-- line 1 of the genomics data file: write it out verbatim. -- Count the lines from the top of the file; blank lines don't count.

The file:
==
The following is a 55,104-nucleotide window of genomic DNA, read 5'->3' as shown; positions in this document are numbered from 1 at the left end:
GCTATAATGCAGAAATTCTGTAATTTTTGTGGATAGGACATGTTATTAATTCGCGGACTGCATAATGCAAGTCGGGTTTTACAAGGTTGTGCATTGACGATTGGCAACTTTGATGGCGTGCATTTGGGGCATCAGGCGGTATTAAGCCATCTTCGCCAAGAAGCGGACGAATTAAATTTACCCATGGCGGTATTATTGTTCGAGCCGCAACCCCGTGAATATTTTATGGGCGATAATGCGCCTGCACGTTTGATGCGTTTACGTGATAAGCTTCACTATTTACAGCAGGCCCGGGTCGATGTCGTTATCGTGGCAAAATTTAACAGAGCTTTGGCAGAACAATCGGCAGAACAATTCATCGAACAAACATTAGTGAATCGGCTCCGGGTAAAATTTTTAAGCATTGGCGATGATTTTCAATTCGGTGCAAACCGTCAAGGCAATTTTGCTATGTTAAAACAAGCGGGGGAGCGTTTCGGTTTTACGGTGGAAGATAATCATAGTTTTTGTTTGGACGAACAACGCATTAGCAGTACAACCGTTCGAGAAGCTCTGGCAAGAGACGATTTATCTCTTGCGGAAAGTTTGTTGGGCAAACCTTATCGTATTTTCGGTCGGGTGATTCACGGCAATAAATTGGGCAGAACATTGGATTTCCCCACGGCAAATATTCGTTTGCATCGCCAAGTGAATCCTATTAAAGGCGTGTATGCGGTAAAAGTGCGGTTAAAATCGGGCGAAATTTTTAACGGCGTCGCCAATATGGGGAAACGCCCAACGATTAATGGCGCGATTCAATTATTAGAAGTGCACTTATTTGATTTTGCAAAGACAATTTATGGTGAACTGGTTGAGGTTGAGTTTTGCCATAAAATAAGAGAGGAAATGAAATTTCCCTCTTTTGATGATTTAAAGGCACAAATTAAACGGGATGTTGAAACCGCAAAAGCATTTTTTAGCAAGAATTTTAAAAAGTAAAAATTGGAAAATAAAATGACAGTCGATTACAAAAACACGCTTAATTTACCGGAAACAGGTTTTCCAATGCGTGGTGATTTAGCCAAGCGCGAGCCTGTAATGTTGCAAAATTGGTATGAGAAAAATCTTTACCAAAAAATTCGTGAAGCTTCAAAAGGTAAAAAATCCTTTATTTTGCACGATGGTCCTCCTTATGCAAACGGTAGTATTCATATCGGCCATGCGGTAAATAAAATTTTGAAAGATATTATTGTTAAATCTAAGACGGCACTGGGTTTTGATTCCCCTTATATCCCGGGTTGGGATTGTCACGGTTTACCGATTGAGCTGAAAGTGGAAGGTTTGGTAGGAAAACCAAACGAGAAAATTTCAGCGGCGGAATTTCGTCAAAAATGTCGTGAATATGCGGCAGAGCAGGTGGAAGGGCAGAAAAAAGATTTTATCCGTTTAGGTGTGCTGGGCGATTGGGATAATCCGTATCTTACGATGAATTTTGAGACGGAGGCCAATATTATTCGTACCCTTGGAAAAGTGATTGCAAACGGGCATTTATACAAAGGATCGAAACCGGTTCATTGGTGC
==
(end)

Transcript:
The following is a 55,104-nucleotide window of genomic DNA, read 5'->3' as shown; positions in this document are numbered from 1 at the left end: